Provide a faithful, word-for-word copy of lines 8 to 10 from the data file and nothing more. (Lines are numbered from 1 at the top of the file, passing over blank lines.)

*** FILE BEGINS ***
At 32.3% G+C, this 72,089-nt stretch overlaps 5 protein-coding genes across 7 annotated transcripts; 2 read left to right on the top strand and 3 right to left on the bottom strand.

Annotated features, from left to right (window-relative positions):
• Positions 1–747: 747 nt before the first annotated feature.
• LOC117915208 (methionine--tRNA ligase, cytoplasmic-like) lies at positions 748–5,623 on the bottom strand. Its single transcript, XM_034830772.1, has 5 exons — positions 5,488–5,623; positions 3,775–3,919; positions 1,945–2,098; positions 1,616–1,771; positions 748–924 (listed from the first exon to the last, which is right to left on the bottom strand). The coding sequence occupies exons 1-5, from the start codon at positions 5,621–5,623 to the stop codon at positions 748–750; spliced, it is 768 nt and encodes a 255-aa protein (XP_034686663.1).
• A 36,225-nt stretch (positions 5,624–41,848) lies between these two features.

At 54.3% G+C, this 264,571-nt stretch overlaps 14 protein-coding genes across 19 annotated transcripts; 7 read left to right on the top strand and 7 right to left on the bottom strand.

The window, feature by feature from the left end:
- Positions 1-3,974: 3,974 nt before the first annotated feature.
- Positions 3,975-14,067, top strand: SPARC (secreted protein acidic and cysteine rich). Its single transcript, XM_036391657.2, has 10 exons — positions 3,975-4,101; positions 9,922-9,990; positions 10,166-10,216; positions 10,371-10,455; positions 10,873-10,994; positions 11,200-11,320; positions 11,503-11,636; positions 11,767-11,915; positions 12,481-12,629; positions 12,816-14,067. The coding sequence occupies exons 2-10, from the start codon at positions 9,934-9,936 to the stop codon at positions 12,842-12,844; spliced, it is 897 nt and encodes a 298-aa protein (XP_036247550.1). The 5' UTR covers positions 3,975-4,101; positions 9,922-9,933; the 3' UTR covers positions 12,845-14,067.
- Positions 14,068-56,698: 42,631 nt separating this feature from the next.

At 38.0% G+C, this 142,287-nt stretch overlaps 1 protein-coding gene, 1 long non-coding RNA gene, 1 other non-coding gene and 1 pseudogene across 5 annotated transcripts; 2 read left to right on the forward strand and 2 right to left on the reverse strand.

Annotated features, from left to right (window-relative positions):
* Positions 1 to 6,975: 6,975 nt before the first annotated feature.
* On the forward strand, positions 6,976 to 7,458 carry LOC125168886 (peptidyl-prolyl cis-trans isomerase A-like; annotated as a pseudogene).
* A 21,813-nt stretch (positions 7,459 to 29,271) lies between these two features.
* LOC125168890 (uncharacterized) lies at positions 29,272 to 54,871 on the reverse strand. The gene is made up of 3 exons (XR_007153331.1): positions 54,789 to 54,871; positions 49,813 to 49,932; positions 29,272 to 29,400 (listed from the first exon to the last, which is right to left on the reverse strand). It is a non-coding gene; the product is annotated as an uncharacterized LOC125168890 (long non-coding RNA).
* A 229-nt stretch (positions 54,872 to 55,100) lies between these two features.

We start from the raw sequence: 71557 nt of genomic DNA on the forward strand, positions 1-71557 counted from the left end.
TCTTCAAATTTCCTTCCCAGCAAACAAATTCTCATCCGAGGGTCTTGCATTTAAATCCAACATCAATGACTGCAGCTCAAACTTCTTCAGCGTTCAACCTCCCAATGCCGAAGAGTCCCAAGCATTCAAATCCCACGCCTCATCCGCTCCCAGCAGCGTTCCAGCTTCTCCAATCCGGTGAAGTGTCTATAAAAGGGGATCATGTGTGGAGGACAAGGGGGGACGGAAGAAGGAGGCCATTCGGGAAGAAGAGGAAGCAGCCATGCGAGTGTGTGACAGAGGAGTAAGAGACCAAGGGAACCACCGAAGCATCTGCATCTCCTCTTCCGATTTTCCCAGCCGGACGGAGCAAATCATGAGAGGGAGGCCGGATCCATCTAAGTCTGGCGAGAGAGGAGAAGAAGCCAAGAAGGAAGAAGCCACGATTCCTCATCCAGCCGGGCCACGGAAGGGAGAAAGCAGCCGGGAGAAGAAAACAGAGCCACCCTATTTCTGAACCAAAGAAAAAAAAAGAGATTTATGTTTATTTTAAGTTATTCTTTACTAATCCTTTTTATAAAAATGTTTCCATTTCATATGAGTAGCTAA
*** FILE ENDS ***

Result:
- Positions 1-3,974: 3,974 nt before the first annotated feature.
- Positions 3,975-14,067, top strand: SPARC (secreted protein acidic and cysteine rich). Its single transcript, XM_036391657.2, has 10 exons — positions 3,975-4,101; positions 9,922-9,990; positions 10,166-10,216; positions 10,371-10,455; positions 10,873-10,994; positions 11,200-11,320; positions 11,503-11,636; positions 11,767-11,915; positions 12,481-12,629; positions 12,816-14,067. The coding sequence occupies exons 2-10, from the start codon at positions 9,934-9,936 to the stop codon at positions 12,842-12,844; spliced, it is 897 nt and encodes a 298-aa protein (XP_036247550.1). The 5' UTR covers positions 3,975-4,101; positions 9,922-9,933; the 3' UTR covers positions 12,845-14,067.
- Positions 14,068-56,698: 42,631 nt separating this feature from the next.